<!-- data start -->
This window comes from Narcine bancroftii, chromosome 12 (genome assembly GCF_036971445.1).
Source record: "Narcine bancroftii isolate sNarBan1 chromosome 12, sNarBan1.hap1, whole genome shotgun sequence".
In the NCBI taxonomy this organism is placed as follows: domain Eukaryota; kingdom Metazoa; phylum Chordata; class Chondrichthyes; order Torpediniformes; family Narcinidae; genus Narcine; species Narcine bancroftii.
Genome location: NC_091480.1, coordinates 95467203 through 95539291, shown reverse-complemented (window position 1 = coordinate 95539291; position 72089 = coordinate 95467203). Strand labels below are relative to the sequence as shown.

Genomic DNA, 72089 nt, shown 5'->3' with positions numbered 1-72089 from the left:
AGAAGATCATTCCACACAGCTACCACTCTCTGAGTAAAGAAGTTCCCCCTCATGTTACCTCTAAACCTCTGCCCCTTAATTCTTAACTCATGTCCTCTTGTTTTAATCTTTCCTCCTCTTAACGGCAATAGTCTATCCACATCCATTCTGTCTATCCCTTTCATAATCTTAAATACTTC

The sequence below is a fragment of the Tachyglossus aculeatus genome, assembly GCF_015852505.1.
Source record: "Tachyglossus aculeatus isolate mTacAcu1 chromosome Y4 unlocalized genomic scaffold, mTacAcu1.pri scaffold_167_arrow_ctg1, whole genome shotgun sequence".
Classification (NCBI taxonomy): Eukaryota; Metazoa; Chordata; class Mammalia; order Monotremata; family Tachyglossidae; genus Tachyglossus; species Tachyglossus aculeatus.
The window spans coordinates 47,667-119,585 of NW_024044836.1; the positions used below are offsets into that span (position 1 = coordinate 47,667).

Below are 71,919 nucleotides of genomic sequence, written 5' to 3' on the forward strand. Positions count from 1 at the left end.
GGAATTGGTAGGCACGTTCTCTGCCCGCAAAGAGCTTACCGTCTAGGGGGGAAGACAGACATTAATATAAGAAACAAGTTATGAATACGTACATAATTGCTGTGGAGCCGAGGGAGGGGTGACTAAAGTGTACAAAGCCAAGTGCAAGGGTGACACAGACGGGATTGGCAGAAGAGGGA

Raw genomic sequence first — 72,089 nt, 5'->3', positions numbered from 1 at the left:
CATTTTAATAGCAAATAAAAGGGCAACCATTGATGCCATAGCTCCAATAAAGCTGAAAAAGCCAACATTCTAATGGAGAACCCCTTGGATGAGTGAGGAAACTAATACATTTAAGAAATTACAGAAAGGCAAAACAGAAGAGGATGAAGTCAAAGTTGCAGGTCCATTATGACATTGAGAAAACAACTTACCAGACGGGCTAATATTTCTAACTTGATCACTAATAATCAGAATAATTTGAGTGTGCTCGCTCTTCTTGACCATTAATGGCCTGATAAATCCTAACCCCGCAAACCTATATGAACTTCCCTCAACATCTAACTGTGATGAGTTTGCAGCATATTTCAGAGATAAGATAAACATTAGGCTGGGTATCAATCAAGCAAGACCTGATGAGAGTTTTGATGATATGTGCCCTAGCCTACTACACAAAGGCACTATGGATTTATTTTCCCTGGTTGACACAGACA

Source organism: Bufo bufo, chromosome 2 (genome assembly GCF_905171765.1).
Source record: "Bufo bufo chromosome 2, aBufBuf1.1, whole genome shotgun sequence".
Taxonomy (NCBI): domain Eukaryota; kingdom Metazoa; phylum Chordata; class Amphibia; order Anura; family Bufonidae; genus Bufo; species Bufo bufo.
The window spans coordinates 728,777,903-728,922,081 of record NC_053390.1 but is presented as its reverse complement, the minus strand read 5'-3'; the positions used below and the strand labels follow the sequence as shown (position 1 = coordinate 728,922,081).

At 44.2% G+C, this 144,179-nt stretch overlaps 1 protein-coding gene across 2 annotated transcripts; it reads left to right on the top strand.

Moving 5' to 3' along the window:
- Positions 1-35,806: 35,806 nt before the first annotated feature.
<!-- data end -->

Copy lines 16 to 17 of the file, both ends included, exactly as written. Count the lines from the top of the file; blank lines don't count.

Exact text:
Source record: "Bufo bufo chromosome 2, aBufBuf1.1, whole genome shotgun sequence".
Taxonomy (NCBI): domain Eukaryota; kingdom Metazoa; phylum Chordata; class Amphibia; order Anura; family Bufonidae; genus Bufo; species Bufo bufo.